The day was a welcome return for me to the Adriatic port town of Fano – hometown of our own Alessandro Federico, and where I spent a great week with my own famiglia back in 2010 – I was happy to be back, but sad to stay for only a few hours. At least I had time to take in the view north from here towards the day’s stage town of Gabice Mare, and checkout a couple of my favorite cafes before rolling out.
The day’s plan was to chase Canadian Svein Tuft on the ride. DS Neil Stephens had given me a 90% chance of success when I asked if it might be possible – but nothing is for certain at a race like this, and shortly before Svein’s start time, I was told the car was full -.
Time for Plan B – which was to take our own car onto the course and use our creds to chase Svein from behind the team car.
I should have sensed danger when we could not find the actual start line – and were told by all of the traffic marshalls that you just can’t get there from here. Good thing this is Italy – where you can always get the answer you want, as long as you ask enough people.
Soon enough we were being flagged onto the corsa just after Ag2r’s Davide Appolonio left the start house. No sooner had we pulled onto the start straight, than Mino let fly a string of “che cazzo’s” that would curl nonna’s hair, and at first I didn’t think we had a problem.
Then he explained that somehow we’d been assigned as the official chase car of Appolonio. It seemed to matter not that we had no spare wheels on board (sort of important for a chase car) – but what mattered to me was that we couldn’t stop to let other riders pass and Svaein catch up. Plan B was down the tubes too.
Then Plan C took shape with the speed of the Garmin-Sharp rider coming up behind ‘con molto veloce’. We were barely into the course and the 1 minute man was closing fast on Appolonio on the gentle climb out of Gabice.
And here’s where a good driver really is worth his weight in negronis. Mino told me to change cars and go with the guy chasing Aussie Nathan Haas – he looked on a fast ride and being English – at least I could ask a few questions at the finish.
We flagged down the driver of Haas’s chase car so he and Mino could yell at each other across open windows – and boom – next thing I hear are screeching tires as we slammed on the brakes and I jumped into Haas’s chase car. The spare set of wheels in the back confirmed this was a serious operation.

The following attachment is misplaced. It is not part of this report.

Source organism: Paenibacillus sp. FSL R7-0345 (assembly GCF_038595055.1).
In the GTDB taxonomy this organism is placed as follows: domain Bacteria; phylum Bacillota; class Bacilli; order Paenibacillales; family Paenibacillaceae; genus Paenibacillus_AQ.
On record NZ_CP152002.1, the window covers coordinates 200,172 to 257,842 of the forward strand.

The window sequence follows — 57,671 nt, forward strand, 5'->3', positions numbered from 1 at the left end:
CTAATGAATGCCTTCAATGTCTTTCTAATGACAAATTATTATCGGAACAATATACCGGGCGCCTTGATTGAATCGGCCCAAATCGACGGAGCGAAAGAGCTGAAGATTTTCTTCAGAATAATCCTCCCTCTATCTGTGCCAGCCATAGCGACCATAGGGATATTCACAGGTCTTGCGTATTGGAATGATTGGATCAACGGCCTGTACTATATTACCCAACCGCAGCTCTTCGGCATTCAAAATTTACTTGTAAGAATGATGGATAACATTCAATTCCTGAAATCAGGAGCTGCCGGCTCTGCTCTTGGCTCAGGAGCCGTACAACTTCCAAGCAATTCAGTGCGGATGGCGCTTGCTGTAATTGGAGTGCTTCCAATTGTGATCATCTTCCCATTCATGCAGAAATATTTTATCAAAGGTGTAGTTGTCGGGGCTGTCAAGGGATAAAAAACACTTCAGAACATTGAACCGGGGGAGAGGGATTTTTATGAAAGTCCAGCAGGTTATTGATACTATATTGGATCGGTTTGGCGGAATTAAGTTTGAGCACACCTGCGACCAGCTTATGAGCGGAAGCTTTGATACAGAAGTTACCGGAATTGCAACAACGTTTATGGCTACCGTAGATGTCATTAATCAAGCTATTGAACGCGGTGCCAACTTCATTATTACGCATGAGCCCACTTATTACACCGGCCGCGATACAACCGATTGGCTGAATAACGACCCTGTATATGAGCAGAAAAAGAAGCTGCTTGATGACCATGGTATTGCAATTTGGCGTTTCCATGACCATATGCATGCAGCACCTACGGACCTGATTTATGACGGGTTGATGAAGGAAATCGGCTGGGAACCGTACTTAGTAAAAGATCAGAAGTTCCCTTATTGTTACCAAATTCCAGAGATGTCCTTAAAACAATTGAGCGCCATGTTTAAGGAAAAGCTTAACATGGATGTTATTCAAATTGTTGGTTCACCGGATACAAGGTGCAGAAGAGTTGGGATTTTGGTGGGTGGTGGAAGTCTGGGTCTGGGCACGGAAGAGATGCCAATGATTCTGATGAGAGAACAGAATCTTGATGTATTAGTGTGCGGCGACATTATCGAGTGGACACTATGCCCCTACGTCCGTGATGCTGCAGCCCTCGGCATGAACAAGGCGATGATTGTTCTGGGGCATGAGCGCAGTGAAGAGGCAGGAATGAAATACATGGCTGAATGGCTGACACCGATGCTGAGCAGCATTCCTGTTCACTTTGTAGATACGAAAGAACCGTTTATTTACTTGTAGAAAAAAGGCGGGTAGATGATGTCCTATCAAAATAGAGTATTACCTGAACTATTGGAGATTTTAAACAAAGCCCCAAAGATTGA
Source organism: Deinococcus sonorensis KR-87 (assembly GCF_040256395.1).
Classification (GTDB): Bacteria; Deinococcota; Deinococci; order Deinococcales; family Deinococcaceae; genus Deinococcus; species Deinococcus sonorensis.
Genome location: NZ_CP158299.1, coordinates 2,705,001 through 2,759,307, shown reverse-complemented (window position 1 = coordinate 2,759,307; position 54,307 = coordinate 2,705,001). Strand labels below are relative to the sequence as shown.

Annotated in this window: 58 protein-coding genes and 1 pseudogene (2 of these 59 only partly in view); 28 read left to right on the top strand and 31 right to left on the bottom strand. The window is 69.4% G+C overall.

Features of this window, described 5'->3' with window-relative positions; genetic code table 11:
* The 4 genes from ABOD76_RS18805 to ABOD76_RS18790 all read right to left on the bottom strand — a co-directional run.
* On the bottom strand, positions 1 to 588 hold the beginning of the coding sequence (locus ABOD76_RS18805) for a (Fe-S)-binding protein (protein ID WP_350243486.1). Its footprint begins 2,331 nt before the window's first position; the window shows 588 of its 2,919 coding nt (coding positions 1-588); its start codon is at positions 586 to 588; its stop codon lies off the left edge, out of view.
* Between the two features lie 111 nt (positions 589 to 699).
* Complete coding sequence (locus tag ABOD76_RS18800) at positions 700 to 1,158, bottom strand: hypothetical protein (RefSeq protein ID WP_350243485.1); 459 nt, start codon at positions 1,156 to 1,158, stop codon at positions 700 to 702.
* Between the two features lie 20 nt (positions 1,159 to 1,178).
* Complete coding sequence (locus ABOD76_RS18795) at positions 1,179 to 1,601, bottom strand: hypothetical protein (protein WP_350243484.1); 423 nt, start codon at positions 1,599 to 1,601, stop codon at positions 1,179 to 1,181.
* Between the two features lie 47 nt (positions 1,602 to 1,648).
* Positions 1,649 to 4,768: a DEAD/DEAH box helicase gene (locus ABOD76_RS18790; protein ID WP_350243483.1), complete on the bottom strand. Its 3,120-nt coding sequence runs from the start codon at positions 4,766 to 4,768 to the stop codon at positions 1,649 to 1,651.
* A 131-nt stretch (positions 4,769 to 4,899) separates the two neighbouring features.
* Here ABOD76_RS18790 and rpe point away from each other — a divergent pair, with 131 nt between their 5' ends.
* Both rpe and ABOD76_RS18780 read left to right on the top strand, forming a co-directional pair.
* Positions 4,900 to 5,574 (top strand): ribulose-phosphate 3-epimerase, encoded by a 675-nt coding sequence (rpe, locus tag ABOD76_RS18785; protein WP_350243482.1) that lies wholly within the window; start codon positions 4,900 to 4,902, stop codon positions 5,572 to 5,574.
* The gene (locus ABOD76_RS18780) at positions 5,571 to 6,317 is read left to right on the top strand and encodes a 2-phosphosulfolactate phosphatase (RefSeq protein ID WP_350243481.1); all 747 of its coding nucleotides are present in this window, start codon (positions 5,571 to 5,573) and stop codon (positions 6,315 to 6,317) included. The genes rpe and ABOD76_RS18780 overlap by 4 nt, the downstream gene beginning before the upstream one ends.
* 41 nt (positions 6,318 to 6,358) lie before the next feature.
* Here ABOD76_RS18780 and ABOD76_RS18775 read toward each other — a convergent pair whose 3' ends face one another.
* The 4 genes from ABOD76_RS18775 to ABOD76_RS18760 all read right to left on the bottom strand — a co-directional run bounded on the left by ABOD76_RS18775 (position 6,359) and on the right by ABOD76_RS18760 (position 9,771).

A note on chase cars here is that with 200 riders in the race, it’s impossible for teams to chase all their riders, so local volunteers are enlisted to drive a car and carry spare wheel for the riders less involved in the GC race. My new driver was a local cyclist and fan like me – who’s nephew rides for Cannondale – and in all the excitement, I forgot to get his name!
Haas was rolling right along and in no time picked up his two-minute man Adam Blythe of BMC, who refused to let Haas by and slotted in for a few kms of slipstream action. That came to an end on the next climb as Blythe was clearly struggling and just looking for a way to get to the finish – and maybe avoid the time cut.
The course was another marvel of Italian geographic beauty – the first part running along a high ridge overlooking the Adriatic coast. There was a strong wind blowing, and the technical nature of the road’s twists, turns, climbs and descents were a real test of bike handling, and raw power.
Next in Nathan’s sites was team mate David Millar, a solid chrono man in his day – but on this day, that day seemed a long way off as Haas went pretty much straight by.
Through the final right hand turn and a 3km climb with ramps to 16% was all that remained of Haas’ day on the road. The climb started simply, then at 1500m to go got serious enough that Haas slipped it to the bottom gear and got straight out of the saddle.
The line was just over the top to stop the clock, and Nathan stopped a few meters past. I let him catch his breath and down a coke then asked him how it was. He was totally chilled – “It was fun!” With no pressure on his gc time, he said he “took it easy”, which was a surprise to me given how many riders he passed (including the 5-minute man Francesco Chicchi). And that tells me this race is a lot harder than many of us really know.
The GC battle is on the tele now as I wrIte this from the bar back in Fano. This will also be my last report from Italia as Ale takes over our roadside coverage tomorrow – and I head back home next week.
My week around the south of Italy has been maybe my best ever at The Giro – and I’ve got a few good stories still to write.
Thanks for reading – and keep it dialed to PEZ as there’s still so much more to come form this Giro.